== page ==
We have world-class technology institutes. They should be leading an industrial renaissance. But instead of that, 80% of our graduates are becoming coders for the software industry. Even our ITI-trained turners and fitters refuse to work on the shop floor. Should we blame them? No, not as long as a stock broker earns more than an engineer, typing code is mistaken for technology and governments do not amend antique labour and land laws. A correction here can be a game-changer. I am reminded of how Bajaj Auto emerged as a world leader in building the 100-cc engine motorcycle. They started by offering more attractive packages than the software-wallahs to suitable students from good engineering colleges. These were students with a passion for engineering. Bajaj Auto built a formidable R&D capability with these engineers and, together with TVS and Hero, they are now global leaders in the motorcycle market. We also saw how Sundram Fasteners became one of the top ancillary manufacturers for General Motors and Mukand became a major stainless steel manufacturer. There are many such stories of what can be achieved if leaders in positions of authority can get the big picture. Let us do it now.

The writer is an Indian civil servant and a former Chairman of the Union Public Service Commission (UPSC). The views expressed are personal. This is the third of a five-part series that will appear over a period of time.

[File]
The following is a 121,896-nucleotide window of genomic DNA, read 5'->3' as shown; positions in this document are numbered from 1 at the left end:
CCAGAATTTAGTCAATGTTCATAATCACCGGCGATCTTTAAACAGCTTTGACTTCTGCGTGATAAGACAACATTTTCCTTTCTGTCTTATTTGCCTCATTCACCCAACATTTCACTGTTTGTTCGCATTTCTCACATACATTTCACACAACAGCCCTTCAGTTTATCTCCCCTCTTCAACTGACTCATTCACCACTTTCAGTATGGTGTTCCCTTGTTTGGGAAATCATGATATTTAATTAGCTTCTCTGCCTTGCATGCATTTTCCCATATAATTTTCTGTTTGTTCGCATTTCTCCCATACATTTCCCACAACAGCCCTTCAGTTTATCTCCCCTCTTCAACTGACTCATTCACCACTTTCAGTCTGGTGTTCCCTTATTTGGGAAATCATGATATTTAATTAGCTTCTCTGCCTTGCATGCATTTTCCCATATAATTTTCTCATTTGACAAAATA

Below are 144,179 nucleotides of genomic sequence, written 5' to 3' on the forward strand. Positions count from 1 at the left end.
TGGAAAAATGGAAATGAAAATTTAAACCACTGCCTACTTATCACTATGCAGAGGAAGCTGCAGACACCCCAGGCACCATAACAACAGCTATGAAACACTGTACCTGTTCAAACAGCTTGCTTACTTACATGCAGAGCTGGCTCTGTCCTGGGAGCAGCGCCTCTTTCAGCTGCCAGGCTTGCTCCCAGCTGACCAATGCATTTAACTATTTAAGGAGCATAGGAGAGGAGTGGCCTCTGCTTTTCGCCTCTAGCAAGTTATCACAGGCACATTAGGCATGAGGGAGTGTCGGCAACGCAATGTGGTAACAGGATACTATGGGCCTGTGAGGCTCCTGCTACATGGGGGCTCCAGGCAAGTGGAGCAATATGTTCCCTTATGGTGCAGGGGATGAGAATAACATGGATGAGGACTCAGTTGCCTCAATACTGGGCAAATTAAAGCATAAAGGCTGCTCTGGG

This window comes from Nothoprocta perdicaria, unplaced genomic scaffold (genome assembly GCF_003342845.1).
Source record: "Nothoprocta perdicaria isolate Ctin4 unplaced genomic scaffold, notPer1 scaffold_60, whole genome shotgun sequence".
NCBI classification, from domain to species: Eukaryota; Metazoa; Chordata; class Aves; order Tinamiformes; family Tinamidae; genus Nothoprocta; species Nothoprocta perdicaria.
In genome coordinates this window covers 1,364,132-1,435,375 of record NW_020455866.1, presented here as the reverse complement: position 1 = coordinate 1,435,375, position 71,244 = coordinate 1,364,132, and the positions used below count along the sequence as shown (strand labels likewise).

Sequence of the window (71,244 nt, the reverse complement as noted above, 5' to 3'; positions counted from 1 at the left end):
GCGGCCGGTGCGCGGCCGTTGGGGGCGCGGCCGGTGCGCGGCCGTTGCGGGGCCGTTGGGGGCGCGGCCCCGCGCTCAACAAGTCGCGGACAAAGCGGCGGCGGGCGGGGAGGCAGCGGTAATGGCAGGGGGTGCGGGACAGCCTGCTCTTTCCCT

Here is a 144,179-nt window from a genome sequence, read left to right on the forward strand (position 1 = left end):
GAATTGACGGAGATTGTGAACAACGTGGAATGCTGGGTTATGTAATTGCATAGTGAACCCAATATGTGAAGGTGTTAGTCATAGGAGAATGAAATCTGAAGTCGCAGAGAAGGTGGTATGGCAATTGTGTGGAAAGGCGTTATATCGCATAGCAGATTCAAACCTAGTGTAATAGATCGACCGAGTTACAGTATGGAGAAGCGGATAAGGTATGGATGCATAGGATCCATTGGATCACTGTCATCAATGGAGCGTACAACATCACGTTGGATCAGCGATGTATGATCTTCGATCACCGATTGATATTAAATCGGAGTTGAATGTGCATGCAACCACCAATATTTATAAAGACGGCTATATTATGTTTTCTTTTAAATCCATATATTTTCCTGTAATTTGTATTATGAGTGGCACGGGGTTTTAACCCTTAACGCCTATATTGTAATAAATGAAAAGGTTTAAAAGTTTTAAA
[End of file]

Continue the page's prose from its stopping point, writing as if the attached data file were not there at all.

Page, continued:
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The crisis of credibility facing Indian media

The phenomenal growth of the media in India, including the unregulated arena of social media, has brought with it a significant decline in accountability and reliability. A solution to this lies perhaps in the setting up of a new Media Commission.

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The media in India is facing an unprecedented crisis of credibility. Its exponential growth coupled with diminishing accountability has underlined the urgent need to draw up an agenda in the current scenario for the media to fulfil its constitutional obligations.

The media has a crucial role in promoting democratic and social values, waging a crusade against aberrations and imperfections in the polity and strengthening the edifice of democracy and ensuring good governance.

Article 19(1)(a) of the Constitution, guaranteeing the freedom of speech and expression, empowers the media to serve the people with news, views, comments and information on matters of public interest in a fair, accurate, unbiased, sober and decent manner. But the moot question in today’s context is about who will define the “public interest” and whether the media can be goaded to follow any selective interpretation of this phrase.

The government and regulatory mechanisms like the Press Council of India (PCI) think it imperative that the media learn to differentiate between matters of “interest to the public” and “those in public interest”, remaining unbiased not only in covering latest developments in political, social and economic fields but also in highlighting the real issues agitating the masses, such as economic disparities, social discrimination, gender inequalities, child abuse, sanitation, environment, poverty, unemployment, education and healthcare, rather than thriving on non-issues.

But this “imperative” too can’t be enforced either by law or through an executive order. The right to freedom of speech and expression under Article 19(1) (a) is limited by the “reasonable restrictions” contained under Article 19(2) on eight vital grounds on which laws can be made. But Article 19(2) in no way takes away the right of the media to promote its own interests within these reasonable restrictions, especially in this era of liberalisation.